The INFUSE initiative supports a digital ID for children from the moment they are born, stating that “digital records can make it easier to track a child’s vaccinations and eliminate unnecessary paperwork.”
According to INFUSE, as children grow, “their digital health card can be used to access secondary services, such as elementary school, or facilitate the process of obtaining alternative credentials.”
“The digital health card could, depending on the country’s needs and readiness, potentially become the first step in establishing a legal and widely recognized identity,” INFUSE concluded.
Investigative journalist Leo Hohmann described the initiative as “all about data collection,” which has “nothing to do with health” but instead brings “today’s generation of kids into the blossoming digital identity system “.
Gavi, in turn, works closely with the ID2020 Alliance, founded in 2016, which says it advocates “ethical and privacy-protecting approaches to digital identification,” adding that “doing digital identification right means protecting civil liberties and claims to support “ethical and privacy-protective approaches to digital identification.”
Microsoft is a founding member of the ID2020 alliance (in 2018) and appears to be partnering with it, while ID2020 board chair Kim Gagné is a former Microsoft executive.
Other founding partners of ID2020 include Gavi, the BMGF, the World Bank, Accenture and the Rockefeller Foundation.
Bill Gates also backed Aktivate, a “software-as-a-service” platform that “powers student-athlete administration for more than 1,300 K-12 schools and 1.5 million athletes in 30 states.”
Aktivate recently sparked controversy in a Florida school district that made the platform mandatory for student athlete registration, before withdrawing that requirement.
Gates has come under fire in India for his support and funding of various digital ID schemes there.
For example, on his personal blog, Gates praised Aadhaar, a national digital ID card system launched in 2009, which today is the largest biometric identification system in the world.
Gates described Aadhaar as “a valuable platform for delivering social welfare programs and other government services” and Nandan Nilekani, who developed the Aadhaar system and is now working with the World Bank Group to help other countries develop similar schemes.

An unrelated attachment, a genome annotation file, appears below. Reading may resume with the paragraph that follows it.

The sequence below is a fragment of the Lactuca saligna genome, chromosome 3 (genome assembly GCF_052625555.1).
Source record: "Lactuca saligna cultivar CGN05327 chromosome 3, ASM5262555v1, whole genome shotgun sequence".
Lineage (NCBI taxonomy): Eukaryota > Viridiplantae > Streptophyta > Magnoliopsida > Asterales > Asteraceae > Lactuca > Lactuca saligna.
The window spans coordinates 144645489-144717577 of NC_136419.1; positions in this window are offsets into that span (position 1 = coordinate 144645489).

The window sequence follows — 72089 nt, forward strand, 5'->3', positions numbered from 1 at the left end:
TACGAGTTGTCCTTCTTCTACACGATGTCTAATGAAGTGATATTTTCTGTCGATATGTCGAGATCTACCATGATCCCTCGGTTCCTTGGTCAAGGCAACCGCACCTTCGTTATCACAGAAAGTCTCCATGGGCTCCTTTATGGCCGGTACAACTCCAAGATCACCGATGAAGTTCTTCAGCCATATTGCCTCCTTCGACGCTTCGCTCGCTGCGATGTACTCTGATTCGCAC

Aadhaar ID number was linked to numerous public and private services such as opening bank accounts, verifying voter identity, filing income tax returns, making digital payments, receiving of government pensions, grants and welfare payments and the registration of mobile SIM cards.
Aadhaar sparked controversy in India over government plans to link it to the national voter database and the alleged coercion of HIV patients to submit their Aadhaar numbers, leading them to drop out of the treatment for privacy issues.
Gates has dismissed privacy concerns surrounding Aadhaar, stating that “Aadhaar itself does not pose any privacy concerns because it is only a biological identification verification scheme,” adding that “We [the BMGF] they have funded the World Bank to take this Aadhaar approach to other countries.”
A counterpart to Aadhaar, the Ayushman Bharat Digital Mission, was launched in 2021, a system that would complement Aadhaar by providing a unique digital health ID to all citizens and linked to their personal health records.
Gates also publicly praised this platform, stating that it will help “ensure accessible and equitable healthcare delivery and accelerate progress on India’s health goals”.
The BMGF gave the Ayushman Bharat Digital Mission a grant of $350,690 to support its “implementation and strengthening”, despite concerns about privacy, informed consent and data leakage.
A July 2022 report by New York University’s Center for Human Rights and Global Justice titled “Paving the Road to Hell? A Primer on the Role of the World Bank and Global Networks in Promoting Digital ID” specifically linked programs of digital identification such as Aadhaar with “serious and large-scale violations of human rights”.
According to the report, these digital ID programs “may actually exacerbate pre-existing forms of exclusion and discrimination in public and private services” and “in addition, may lead to new forms of harm, such as biometric exclusion, discrimination and the many associated harms”. with surveillance capitalism”.
The report adds that the benefits of digital identification are “poorly defined” and “poorly documented,” and its repercussions can be “severe and potentially irreversible,” adding that the “ultimate goal” of such programs is ” facilitate economic transactions and private sector service delivery while bringing new and poorer people into formal economies and ‘unlocking’ their behavioral data.
The same report also highlighted the role of entities such as the World Bank in promoting digital identification schemes, highlighting wider efforts to continue developing these programs despite the controversy they have generated.
Commenting on the report, Rectenwald said:
“Integrated with a kind of social credit scoring system like the one supposedly in place in China, as well as a vaccine passport, digital identity could serve as the ultimate means of political profiling, to perfect the means of political cancellation that are already a part of Western life”.
This article was originally published by The Defender — Children’s Health Defense news and opinion website under a Creative Commons CC BY-NC-ND 4.0 license. Consider subscribing to The Defender or donating to Children’s Health Defense.